The Girl at the Lion d'Or
1st edition cover
|Cover artist||Paul Trouillebert, "Cattle Watering by a Lake with a Chateau Beyond"|
|Series||The France Trilogy|
|Media type||Print (hardback & paperback)|
|Pages||253 pp (first edition, hardback)|
|ISBN||0-09-173451-7 (first edition, hardback)|
The Girl at the Lion d'Or by Sebastian Faulks, was the author's second novel. Set in the tiny French village of Janvilliers in 1936. Together with Birdsong and Charlotte Gray, it makes up Faulks' France Trilogy. The character Charles Hartmann is common to all three books.
An unsigned prologue introduces the reader to 1930s France and sets-up the fiction that the novel tells the true story behind an actual newspaper report of the time. This is imagined as being a passionate adulterous love-affair between the book's two central characters with the nation's unstable political scene as its backdrop. The politics are rendered to us through the characters' every day conversation- they rely on newspapers for information- which means that the history lesson aspect of the book arises organically in the narrative.
Written in the third person using a conventional omniscient narrator the internal motivations and viewpoints of various characters are aired. The narrative tone is at times ironic and the author uses unfussy language in telling the tale with economy. The vast majority of the scenes in the novel are set indoors which gives it a domestic and claustrophobic feel. There are no descriptions of physical violence but there is trauma and angst while in the character of 'Mattlin' Faulks creates a villain with a truly vicious mentality. The mood is down beat- in fact mock Gothic in the Poe inspired sub-plot involving the renovation of the Manor House- and the book is shot through with mordant wit but there are also lighter moments of tenderness and near slapstick. On its publication, The Girl at the Lion d'Or was lauded in reviews for Faulks' ability to evoke a sense of time and place and for his adroitness in creating engaging characters.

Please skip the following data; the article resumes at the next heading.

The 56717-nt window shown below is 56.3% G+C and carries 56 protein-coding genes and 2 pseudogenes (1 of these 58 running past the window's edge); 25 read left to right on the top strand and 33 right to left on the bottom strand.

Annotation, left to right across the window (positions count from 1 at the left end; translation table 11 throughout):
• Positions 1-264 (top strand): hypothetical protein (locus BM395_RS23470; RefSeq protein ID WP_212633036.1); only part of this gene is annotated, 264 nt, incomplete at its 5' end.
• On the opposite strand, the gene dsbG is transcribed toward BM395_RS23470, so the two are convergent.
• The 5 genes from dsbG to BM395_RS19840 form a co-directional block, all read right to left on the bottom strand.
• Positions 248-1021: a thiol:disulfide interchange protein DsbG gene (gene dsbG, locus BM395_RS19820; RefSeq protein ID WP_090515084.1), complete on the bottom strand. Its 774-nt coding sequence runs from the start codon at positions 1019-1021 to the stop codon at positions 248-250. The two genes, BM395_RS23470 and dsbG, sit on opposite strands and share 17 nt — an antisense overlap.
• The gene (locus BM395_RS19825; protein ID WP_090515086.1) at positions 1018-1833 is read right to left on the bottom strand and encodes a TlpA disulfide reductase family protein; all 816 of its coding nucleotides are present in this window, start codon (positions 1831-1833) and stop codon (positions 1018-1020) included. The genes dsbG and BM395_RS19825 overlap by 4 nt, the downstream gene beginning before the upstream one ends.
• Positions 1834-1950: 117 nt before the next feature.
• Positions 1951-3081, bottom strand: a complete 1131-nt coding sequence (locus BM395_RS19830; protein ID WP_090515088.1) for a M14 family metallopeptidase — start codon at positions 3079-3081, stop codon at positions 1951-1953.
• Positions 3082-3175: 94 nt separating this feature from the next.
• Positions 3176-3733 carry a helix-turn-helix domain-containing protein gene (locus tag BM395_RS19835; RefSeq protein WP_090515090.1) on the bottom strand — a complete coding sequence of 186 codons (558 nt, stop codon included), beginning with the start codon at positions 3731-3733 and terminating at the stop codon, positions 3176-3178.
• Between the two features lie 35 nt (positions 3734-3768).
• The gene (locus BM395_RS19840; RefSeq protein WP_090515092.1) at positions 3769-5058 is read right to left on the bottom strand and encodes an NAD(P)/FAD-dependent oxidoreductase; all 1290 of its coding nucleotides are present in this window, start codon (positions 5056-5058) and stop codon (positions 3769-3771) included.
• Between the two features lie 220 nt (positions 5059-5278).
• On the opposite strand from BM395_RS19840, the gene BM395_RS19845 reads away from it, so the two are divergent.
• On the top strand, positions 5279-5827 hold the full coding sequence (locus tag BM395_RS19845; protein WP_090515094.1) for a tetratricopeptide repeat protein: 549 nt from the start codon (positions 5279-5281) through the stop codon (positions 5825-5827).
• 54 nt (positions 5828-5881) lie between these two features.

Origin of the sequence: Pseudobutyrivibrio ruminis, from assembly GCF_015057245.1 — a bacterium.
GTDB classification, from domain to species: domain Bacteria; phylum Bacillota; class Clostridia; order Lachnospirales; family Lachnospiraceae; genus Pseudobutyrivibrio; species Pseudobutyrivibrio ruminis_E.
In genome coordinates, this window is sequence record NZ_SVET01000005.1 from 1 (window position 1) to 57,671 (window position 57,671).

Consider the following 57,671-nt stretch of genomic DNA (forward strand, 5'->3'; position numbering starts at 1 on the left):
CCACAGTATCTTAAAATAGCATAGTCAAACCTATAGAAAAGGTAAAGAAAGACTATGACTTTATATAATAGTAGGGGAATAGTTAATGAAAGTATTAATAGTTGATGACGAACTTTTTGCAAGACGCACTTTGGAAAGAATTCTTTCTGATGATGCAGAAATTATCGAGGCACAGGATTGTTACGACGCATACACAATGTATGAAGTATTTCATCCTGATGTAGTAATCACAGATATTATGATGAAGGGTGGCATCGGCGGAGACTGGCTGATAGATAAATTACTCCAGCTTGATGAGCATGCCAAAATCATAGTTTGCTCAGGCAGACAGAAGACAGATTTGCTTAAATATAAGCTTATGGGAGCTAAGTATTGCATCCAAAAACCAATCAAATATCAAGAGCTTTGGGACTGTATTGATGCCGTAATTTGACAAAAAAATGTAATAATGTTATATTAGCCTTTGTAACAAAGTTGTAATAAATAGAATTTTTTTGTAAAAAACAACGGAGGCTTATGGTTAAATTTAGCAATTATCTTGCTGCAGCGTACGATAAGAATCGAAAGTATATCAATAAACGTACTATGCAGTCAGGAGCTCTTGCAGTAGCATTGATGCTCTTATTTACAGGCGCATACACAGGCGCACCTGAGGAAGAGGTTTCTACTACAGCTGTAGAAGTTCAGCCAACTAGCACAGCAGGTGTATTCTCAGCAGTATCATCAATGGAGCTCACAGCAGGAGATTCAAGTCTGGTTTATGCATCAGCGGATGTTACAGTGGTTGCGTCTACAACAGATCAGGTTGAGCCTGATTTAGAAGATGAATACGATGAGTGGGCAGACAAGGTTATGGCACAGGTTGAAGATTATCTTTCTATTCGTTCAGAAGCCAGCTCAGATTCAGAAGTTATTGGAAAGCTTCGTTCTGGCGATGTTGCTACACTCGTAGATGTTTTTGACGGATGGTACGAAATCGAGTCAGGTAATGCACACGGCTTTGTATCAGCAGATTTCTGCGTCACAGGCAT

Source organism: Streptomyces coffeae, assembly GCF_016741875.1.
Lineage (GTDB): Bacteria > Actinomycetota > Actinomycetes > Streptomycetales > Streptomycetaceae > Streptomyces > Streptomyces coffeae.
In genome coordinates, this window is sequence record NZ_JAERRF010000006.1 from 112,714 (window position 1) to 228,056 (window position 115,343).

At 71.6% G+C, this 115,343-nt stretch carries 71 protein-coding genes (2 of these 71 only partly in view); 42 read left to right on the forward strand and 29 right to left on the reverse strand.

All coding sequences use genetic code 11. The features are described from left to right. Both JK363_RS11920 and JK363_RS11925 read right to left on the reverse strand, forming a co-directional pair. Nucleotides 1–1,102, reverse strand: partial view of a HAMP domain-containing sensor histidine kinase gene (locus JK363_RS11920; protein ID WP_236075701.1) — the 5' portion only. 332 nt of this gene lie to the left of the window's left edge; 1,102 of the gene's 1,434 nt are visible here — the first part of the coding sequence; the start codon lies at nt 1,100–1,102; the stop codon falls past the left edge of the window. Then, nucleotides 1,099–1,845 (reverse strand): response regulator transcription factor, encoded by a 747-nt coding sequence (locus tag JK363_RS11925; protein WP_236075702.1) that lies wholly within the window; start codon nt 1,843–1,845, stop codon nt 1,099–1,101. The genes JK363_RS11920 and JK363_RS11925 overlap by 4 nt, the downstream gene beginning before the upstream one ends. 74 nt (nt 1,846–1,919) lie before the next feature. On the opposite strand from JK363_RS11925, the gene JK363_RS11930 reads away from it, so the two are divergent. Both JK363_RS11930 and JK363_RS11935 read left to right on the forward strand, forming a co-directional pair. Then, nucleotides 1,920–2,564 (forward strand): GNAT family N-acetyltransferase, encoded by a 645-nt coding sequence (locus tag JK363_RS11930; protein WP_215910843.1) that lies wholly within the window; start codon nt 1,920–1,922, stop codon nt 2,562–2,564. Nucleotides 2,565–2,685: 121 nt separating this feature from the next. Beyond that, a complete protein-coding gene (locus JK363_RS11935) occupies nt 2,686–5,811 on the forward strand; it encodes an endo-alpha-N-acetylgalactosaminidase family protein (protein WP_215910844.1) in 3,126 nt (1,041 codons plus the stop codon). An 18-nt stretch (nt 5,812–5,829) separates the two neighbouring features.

A wet and dark winter night sees young and beautiful Anne Louvert arrive in Janvilliers from Paris to take up a lowly position at the village inn, 'The Lion d'Or'. She gets to know the staff- the formidable Madame Concierge, the drunken Cook, the sex-starved Porter- and to meet the mysterious Patron. Then there are the customers: the evil Mattlin and the sensitive Hartmann most prominent among them.
A generation older than she, the cultured, rich and married Hartmann begins an affair with Anne. She reveals her secrets, her fears and her hopes to him trusting in their mutual love. His wife, Christine, knows him better and in the end its no real contest for her to keep her husband and see off her latest rival. Although Faulks writes the love story with commitment, the nature of the novel determines that it can only end badly for Anne. An historical novel in which history is treated seriously, The Girl at the Lion d'Or is tragic drama and its real subject is France herself. A happy fairy-tale ending would be incongruous: it did not happen for the French Third Republic; therefore, it could not happen for Anne.